Canada a bridge to Trump: EU

Trudeau ad­dresses Euro­pean Par­lia­ment, tries to calm Trump fears

The Peterborough Examiner - - NATIONAL - MIKE BLANCHFIELD

STRAS­BOURG, France — Fresh from his meet­ing in Wash­ing­ton, Justin Trudeau sought to bring Europe a mes­sage of re­as­sur­ance Thurs­day about the anx­i­ety it faces over Don­ald Trump’s an­tipa­thy to­wards the con­ti­nent.

Trudeau’s re­cent visit to the White House, kick­ing off a whirl­wind week of in­ter­na­tional travel, was closely watched in the Euro­pean Union, which en­dured an­other round of bash­ing this week from Trump’s pick for am­bas­sador to Brussels.

Trudeau’s host, An­to­nio Ta­jani, the pres­i­dent of the Euro­pean Par­lia­ment, said Europe views Canada as an im­por­tant bridge builder in its at­tempt to forge pos­i­tive re­la­tions with the United States.

“It’s eas­ier for the Cana­di­ans to speak to the Amer­i­cans,” Ta­jani said, seated next to Trudeau at their joint press con­fer­ence in Stras­bourg, France, the seat of the bloc’s 28-coun­try par­lia­ment.

The Trump-Trudeau meet­ing on Mon­day “paved the way for bet­ter re­la­tions be­tween Euro­pean Union and the United States of Amer­ica,” Ta­jani said.

“We want to work with the Amer­i­cans. Over the next years, the Cana­dian work is very good for re­la­tions be­tween us and Amer­ica.”

Trudeau elab­o­rated on his meet­ing with Trump, say­ing the two are seek­ing com­mon ground to help the mid­dle classes of their two coun­tries pros­per.

“What I saw from the Amer­i­can pres­i­dent was a fo­cus on get­ting things done for the peo­ple who sup­ported him and who be­lieve in him, while demon­strat­ing that good re­la­tions with one’s neigh­bours is a great way of get­ting things done,” said Trudeau.

The prime min­is­ter called that “a pos­i­tive ex­am­ple that every­one is go­ing ben­e­fit from around the world.”

Trudeau said the Com­pre­hen­sive Eco­nomic and Trade Agree­ment with Europe would likely be rat­i­fied by Canada by the spring and that’s when work­ing peo­ple would be­gin to see the ben­e­fits of trade deals, which are cur­rently the source of dis­con­tent across Europe and within the Trump ad­min­is­tra­tion.

Ear­lier, Trudeau showed the EU some much needed love in his highly-an­tic­i­pated speech to the Euro­pean Par­lia­ment, the day af­ter it rat­i­fied CETA. But he also warned that if it doesn’t suc­ceed, it could be the last deal of its kind.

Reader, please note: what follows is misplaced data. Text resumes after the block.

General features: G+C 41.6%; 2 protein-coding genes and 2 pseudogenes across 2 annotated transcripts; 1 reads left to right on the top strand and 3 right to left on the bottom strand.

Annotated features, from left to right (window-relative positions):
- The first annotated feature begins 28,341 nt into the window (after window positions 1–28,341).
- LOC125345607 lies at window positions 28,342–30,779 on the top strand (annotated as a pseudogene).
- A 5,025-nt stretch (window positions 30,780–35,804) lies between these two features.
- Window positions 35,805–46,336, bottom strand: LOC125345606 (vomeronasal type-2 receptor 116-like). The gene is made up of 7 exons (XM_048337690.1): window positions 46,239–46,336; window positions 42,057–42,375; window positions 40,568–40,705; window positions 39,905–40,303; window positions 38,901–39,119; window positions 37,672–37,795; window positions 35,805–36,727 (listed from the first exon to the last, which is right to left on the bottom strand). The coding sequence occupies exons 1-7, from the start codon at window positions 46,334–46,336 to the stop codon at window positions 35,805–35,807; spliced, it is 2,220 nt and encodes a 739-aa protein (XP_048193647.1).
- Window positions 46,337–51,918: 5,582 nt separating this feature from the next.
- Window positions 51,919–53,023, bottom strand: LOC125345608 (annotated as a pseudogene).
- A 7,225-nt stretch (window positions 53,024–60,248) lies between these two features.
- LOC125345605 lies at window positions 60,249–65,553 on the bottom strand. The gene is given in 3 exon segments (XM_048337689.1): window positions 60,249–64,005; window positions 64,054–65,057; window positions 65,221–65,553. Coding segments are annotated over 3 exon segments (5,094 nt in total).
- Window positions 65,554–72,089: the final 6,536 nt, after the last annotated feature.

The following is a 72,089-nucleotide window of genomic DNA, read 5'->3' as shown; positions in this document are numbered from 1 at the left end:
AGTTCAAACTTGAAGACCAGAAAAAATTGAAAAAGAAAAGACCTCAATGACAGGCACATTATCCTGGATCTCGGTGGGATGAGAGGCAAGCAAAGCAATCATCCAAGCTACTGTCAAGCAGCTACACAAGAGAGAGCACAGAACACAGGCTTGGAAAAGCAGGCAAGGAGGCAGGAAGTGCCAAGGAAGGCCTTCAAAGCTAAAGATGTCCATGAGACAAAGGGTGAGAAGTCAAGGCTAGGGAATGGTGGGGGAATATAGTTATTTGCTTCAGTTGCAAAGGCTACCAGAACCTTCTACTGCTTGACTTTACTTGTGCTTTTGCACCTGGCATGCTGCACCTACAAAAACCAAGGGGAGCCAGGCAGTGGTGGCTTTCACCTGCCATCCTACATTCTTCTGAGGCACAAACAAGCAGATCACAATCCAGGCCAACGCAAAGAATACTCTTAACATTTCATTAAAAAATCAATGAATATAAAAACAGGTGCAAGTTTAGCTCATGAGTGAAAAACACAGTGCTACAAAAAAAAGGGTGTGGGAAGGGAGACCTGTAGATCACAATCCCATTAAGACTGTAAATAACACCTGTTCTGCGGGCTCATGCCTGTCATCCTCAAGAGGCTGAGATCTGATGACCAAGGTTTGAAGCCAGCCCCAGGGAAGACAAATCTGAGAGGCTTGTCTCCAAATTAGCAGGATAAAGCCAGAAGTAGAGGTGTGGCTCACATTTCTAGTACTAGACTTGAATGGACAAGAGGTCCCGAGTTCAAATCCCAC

“The Euro­pean Union is a truly re­mark­able achieve­ment, and an un­prece­dented model for peace­ful co-op­er­a­tion. Canada knows that an ef­fec­tive Euro­pean voice on the global stage isn’t just prefer­able — it’s es­sen­tial,” Trudeau said in the first ad­dress by a Cana­dian prime min­is­ter to the Euro­pean Par­lia­ment.

“If we are suc­cess­ful, CETA will be­come the blue­print for all am­bi­tious, fu­ture trade deals. If we are not, this could well be one of the last.”

It has been a rough year for the EU with Bri­tain’s de­ci­sion last sum­mer to leave the bloc. Trump has praised the so-called Brexit, which has sparked the his­toric and pro­tracted di­vorce ne­go­ti­a­tion be­tween Bri­tain and the EU, and has mused about which coun­try might be next.

Trump’s am­bas­sador des­ig­nate to the EU, Ted Mal­loch, told the Associated Press ear­lier this week that the EU’s “bla­tant anti-Amer­i­can­ism” is “prob­lem­atic.”

Anti-trade groups are vow­ing to con­tinue the fight against the deal, which they say ben­e­fits large cor­po­ra­tions at the ex­pense of work­ing peo­ple — a re­al­ity Trudeau spoke to in his speech.

“Now, we live in a time when many peo­ple are wor­ried that the cur­rent sys­tem only ben­e­fits so­ci­ety’s luck­i­est few. And their con­cern is valid,” Trudeau said.

“The anx­i­ety peo­ple have to­wards the econ­omy and trade — the worry that our kids won’t have ac­cess to the same jobs and op­por­tu­ni­ties that we had — can be ad­dressed only if we en­sure that trade is in­clu­sive, so that every­one ben­e­fits.”

The anti-trade move­ment is gain­ing ground in Europe and south of the bor­der with Trump’s pro­tec­tion­ist “Amer­ica first” pos­ture that has killed the U.S. free trade ne­go­ti­a­tions with Europe, as well as the Trans-Pa­cific Part­ner­ship that would have spanned 12 Pa­cific Rim coun­tries, in­clud­ing Canada.

“Col­lec­tively, we be­lieve in democ­racy, trans­parency, and the rule of law. We be­lieve in hu­man rights. And we be­lieve in in­clu­sion, and in diver­sity,” Trudeau said.

“We know that, in th­ese times, we must choose to lead the in­ter­na­tional econ­omy, not sim­ply be sub­ject to its whims.”

Anti-trade groups vowed to do every­thing pos­si­ble to rally op­po­si­tion in re­gional par­lia­ments to even­tu­ally block the full im­ple­men­ta­tion of the pact, which will knock down tar­iffs for 35 mil­lion Cana­di­ans and 500 mil­lion Euro­peans.

“Pop­ulism has taken hold ev­ery­where. Mr. Trump is the big­gest ex­am­ple of that and so it’s an­other vi­sion of our fu­ture,” said for­mer Quebec premier Jean Charest, one of CETA’s early pro­po­nents who came to Stras­bourg for Wed­nes­day’s rat­i­fi­ca­tion.

“This vote is very sig­nif­i­cant for those of us who be­lieve the world is a bet­ter place if we ac­tu­ally work to­gether. It sounds sim­ple but you know what, this is what is at stake.”

Par­lia­ment is ex­pected to rat­ify CETA in the com­ing months, which means 90 per cent of it would come into force un­der pro­vi­sional ap­pli­ca­tion. That would al­low the deal to take ef­fect with­out the rat­i­fi­ca­tion of the Euro­pean Union’s 28 mem­ber coun­tries and nu­mer­ous re­gional gov­ern­ments.

ADRIAN WYLD/THE CANA­DIAN PRESS

Prime Min­is­ter Justin Trudeau signs a guest book as Ger­man Pres­i­dent Joachim Gauck looks on Thurs­day at the Belle­vue Palace in Ber­lin, Ger­many.

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